- Birmingham band Kioko continue their festival season of success, playing the O2 Academy on October 26th
- Ed Geater, Wuzzamill and Kofi Stone support
- The band’s live presence is something to behold, which explains their well-earned presence on famous festival stages this past summer
After selling-out the smaller O2 Academy3 earlier in the year, the native Birmingham band are back to the O2 Academy‘s middle sized-room for another headline show. It follows a busy 18 months for the group, who have played Reading Festival, Glastonbury, Boardmasters and Green Man.
Opening is Ed Geater, who captivates the audience’s attention by beatboxing with a loop pedal to play underneath his acoustic guitar. Geater is literally a one-man-band, mimicking bass, loops, drum beats and percussion.
Second support comes from local Birmingham poet Wuzzamill, who brings poetry-blending patois and verses about Birmingham as his hometown, his parents, faith, upbringing and crime. The heavy topics are made accessible thanks to his lovable and down-to-earth demeanour.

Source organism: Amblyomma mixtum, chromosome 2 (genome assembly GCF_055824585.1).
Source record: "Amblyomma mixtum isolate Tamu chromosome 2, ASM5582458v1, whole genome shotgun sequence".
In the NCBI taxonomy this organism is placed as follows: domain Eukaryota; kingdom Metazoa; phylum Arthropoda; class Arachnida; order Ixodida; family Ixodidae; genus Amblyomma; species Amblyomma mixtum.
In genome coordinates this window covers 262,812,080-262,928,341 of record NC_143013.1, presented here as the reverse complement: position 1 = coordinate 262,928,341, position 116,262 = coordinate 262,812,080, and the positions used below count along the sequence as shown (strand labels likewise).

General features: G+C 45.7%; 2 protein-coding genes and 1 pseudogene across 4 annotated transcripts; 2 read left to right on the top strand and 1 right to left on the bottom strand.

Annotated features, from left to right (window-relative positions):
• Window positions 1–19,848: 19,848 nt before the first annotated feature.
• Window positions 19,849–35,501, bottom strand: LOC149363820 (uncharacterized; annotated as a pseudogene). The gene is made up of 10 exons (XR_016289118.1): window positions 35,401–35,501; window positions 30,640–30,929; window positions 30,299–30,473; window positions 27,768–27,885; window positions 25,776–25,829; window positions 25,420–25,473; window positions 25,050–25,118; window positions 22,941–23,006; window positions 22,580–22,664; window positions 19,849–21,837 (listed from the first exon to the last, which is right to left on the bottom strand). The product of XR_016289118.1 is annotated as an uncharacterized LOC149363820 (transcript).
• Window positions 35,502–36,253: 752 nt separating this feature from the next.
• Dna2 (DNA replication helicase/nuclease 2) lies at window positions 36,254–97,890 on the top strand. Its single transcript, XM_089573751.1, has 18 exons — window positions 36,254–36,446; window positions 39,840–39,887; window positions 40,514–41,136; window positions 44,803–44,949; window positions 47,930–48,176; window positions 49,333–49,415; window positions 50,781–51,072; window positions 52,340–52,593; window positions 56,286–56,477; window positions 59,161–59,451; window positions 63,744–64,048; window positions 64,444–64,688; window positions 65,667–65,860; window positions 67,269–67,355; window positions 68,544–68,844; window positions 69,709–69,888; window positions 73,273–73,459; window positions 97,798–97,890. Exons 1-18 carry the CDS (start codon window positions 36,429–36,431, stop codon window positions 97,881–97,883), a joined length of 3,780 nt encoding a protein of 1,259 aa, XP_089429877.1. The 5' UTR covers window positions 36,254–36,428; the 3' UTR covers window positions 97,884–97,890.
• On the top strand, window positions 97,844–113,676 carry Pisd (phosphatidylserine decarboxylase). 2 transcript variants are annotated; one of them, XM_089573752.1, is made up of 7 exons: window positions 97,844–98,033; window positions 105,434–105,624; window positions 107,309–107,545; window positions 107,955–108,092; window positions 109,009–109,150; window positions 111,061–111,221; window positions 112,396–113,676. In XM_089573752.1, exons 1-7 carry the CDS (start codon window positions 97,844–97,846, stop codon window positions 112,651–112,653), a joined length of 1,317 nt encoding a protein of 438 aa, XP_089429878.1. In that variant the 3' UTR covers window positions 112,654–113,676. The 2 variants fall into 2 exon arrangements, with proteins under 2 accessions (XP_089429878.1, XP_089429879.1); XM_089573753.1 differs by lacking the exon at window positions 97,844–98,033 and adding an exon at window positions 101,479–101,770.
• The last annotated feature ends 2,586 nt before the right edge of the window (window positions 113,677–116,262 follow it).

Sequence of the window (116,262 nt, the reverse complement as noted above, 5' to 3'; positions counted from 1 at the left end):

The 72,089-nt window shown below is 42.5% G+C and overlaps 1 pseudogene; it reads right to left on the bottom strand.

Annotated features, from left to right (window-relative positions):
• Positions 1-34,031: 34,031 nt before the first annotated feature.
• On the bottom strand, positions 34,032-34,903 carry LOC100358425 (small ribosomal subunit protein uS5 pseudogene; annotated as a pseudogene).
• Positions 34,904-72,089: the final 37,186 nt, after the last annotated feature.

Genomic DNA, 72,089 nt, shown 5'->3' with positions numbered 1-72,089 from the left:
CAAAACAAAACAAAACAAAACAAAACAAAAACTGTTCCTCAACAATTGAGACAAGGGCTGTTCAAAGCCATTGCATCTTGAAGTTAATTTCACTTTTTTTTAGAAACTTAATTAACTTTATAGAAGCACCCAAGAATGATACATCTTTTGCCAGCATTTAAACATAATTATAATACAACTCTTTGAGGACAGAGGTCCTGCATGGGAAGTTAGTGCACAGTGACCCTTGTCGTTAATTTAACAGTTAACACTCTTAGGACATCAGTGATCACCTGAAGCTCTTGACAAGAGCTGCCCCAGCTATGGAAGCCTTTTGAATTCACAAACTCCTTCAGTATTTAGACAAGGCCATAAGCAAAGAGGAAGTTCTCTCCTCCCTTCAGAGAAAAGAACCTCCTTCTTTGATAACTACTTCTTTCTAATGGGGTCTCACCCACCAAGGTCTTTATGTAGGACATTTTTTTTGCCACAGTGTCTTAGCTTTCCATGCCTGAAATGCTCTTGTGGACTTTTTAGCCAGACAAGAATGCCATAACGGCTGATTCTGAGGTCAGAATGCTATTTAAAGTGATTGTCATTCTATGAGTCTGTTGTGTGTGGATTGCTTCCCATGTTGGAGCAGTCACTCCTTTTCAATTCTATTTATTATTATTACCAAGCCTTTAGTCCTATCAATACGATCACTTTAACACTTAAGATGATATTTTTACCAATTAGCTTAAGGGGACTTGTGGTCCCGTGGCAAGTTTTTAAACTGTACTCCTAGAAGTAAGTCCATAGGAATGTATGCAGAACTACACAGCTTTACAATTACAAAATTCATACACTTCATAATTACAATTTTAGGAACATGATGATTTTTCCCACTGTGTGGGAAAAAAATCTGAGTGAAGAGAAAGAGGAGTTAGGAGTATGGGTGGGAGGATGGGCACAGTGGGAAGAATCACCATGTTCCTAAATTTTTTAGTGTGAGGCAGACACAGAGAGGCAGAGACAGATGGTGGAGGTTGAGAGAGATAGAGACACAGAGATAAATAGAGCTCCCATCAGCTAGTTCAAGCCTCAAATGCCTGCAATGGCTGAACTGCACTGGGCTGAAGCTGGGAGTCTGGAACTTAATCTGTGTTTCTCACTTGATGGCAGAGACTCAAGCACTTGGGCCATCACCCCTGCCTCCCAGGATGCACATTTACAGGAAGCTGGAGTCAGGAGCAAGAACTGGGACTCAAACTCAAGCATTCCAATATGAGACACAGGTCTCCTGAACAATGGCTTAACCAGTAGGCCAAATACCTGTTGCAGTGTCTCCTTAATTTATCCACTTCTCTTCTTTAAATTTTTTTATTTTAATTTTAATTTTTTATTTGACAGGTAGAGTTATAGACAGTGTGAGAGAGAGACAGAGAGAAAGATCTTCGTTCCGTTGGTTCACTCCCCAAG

Final support comes from Kofi Stone. Full gusto backs him up as he pleases the crowd with reggae and R&B ear-worms about growing up in tough situations. Most songs hurl a wave of momentum through the crowd, which is diverse: couples, families, groups, solo viewers. Young and old, black and white. And everybody else in between. Kioko has brought unity to a room of very excited people.
By the time Kioko are on-stage (all 10 of them), the crowd is alight with excitement. Each track is a full-blown drama, complete with bongos, trumpets, slick bass, electric guitar, organs, keyboards and intense drums. Reggae-meets-soul-meets-R&B-meets-pop-meets dancehall, as the band’s infectious energy mirrors onto their thrilled audience.
The whole group takes turns to jump on the spot and dance across the stage. Mid-show, they cover Drake’s ‘Hotline Bling’ – and the reaction is just as electric as it is to the band’s own material.
Two of tonight’s songs, ‘Hey Little Sister’ and ‘Mercy’ are inspired by the struggles of Syrian child refugees, with whom some of the band have worked with in a school setting.
Two band members dive into the audience, make everyone hover down to the floor, and jump right back up to finish the song. Kioko give an electrifying set, as they tease the audience with theatrical gimmicks, get them involved, and make jokes in any direction.
Photographs by Edward Taylor